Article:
A participant gets up close and personal with the salmon at Pike Place Market. Photo by Stephanie Owens
Wow, the spine is so cool!”
“Eww, we found a gut!”
“It’s a living thing, not like it’s a surprise that you would see that... ”
“The boys are going to be really freaked out by this!”
So goes the banter among several 9- to 11-year old girls from the Mercer Island chapter of the Boys and Girls Club. They are gathered in the Pike Place Market Atrium Kitchen, where each is busy scooping orange flesh with a spoon from along the spine of a cleaned salmon set before them, tail still on. Helping the gaggle of girls with the task is Peppa Brower, wife of chef Dre Neeley of Café Presse, who is going to cook salmon burgers once the kids are finished with their prep work.
Outside the kitchen, another group of kids is huddled at a table listening to Morgan Bond, a scientist from the University of Washington’s School of Aquatic and Fishery Science who specializes in salmon, talk about everything from how the fish gets its reddish-pink color to the way the female beats her tail against the river bottom until she makes a hole large enough to bury her eggs in.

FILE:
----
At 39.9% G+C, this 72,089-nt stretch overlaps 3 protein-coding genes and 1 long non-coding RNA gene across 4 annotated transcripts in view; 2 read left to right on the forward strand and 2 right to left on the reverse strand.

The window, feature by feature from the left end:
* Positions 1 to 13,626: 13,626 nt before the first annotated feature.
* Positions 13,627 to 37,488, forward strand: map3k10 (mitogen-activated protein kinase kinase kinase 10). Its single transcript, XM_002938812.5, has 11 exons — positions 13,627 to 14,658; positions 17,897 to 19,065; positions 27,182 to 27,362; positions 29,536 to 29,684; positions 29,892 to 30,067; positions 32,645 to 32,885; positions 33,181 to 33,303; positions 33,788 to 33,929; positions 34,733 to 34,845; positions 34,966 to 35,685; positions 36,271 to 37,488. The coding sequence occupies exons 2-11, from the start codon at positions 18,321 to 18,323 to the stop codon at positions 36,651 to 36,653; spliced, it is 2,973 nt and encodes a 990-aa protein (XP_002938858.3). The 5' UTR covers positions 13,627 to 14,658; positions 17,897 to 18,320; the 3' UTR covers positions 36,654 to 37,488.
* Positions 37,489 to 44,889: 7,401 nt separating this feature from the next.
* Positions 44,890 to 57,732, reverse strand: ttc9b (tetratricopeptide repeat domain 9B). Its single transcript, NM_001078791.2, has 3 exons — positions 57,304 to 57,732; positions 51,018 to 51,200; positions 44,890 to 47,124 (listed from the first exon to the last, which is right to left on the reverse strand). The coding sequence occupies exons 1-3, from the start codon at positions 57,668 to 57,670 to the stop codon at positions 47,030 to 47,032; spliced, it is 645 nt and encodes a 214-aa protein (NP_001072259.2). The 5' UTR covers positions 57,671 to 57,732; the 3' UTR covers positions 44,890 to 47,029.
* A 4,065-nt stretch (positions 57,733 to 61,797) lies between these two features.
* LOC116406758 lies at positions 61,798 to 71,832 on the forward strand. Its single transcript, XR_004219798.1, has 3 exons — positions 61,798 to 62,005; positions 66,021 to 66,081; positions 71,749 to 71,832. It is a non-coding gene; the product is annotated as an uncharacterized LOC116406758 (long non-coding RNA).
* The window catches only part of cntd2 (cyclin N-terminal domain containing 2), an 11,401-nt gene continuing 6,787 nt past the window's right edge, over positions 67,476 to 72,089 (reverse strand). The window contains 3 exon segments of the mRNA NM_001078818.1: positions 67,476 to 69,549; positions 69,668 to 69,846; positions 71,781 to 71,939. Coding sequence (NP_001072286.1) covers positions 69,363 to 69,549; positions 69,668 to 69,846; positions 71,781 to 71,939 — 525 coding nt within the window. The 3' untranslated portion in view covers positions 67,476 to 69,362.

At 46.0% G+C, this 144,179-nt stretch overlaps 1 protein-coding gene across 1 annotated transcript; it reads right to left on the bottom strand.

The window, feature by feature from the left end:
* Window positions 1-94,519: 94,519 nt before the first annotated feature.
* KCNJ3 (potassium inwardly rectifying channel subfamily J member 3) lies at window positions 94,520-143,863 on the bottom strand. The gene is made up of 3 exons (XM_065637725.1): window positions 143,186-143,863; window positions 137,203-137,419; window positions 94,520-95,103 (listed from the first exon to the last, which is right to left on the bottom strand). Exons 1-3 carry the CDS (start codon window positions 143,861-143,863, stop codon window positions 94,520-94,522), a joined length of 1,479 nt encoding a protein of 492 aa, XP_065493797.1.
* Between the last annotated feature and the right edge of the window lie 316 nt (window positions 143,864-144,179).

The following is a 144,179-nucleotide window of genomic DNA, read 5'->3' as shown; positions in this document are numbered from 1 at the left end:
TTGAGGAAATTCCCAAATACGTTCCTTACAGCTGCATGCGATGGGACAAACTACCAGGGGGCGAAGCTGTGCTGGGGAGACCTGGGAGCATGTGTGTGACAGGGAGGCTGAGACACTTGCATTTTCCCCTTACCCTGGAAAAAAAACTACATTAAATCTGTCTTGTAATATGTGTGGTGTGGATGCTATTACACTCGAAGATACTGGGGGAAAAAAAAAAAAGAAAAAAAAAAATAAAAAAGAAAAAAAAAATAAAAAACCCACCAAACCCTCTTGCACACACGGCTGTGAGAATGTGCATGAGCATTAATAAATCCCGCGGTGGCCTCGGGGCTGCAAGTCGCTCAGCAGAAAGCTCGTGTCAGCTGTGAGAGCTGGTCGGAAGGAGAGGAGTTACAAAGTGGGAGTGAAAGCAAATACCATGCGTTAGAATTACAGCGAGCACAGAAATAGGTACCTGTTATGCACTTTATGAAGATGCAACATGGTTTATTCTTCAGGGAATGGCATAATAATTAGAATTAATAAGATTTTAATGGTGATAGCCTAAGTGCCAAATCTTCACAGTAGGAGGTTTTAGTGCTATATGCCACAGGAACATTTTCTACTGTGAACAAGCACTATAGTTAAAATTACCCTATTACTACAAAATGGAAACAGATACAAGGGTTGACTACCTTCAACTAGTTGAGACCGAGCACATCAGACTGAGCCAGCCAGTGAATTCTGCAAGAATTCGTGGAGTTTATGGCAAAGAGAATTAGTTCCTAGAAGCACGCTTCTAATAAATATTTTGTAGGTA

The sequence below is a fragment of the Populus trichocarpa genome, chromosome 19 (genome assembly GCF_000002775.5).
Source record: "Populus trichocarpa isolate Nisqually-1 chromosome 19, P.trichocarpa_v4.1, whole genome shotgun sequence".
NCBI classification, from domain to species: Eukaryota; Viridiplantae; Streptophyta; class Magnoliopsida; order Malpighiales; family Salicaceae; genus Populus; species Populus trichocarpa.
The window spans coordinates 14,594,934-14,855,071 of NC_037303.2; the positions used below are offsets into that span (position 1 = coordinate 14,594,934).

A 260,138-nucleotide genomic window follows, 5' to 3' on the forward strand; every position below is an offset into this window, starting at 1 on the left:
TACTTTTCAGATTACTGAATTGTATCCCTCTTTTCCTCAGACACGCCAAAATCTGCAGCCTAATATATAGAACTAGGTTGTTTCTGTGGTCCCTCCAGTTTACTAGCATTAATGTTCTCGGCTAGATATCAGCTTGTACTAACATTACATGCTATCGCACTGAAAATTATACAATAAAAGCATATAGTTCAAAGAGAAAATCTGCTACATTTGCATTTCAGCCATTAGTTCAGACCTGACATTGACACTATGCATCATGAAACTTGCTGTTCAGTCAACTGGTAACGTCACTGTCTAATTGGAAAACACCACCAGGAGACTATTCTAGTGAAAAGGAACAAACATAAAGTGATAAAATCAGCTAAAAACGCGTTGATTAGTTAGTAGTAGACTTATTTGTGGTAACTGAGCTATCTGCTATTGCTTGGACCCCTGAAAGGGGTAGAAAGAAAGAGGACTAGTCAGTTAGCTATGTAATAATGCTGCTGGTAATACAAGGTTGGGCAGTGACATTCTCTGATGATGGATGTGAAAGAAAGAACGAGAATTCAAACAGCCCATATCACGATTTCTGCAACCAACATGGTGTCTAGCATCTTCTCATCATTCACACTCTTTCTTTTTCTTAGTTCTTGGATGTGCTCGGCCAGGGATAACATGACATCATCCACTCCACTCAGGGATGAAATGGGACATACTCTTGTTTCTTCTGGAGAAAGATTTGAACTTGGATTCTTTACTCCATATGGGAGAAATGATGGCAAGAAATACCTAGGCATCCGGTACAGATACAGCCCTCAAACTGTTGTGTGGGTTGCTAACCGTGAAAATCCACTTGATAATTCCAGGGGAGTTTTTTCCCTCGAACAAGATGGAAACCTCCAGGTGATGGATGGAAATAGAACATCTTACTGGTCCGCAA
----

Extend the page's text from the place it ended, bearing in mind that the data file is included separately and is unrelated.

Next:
A third group is outside at Pike Place Fish, where the fishmongers show them different species of salmon, fillet a fish in front of them, and, yes, even allow them a chance to catch a whopping fish.
I've come with my 7-year-old daughter to observe the “Seasons of Seafood,” a new dining and educational series put together by Bryan Jarr, former co-owner of Madison Park Conservatory and co-author of In the Kitchen With the Pike Place Fish Guys: 100 Recipes and Tips from the World-Famous Crew of Pike Place Fish. The two-part experience includes a daytime event for kids and a dinner that night for adults cooked by a Seattle chef, also at The Atrium Kitchen.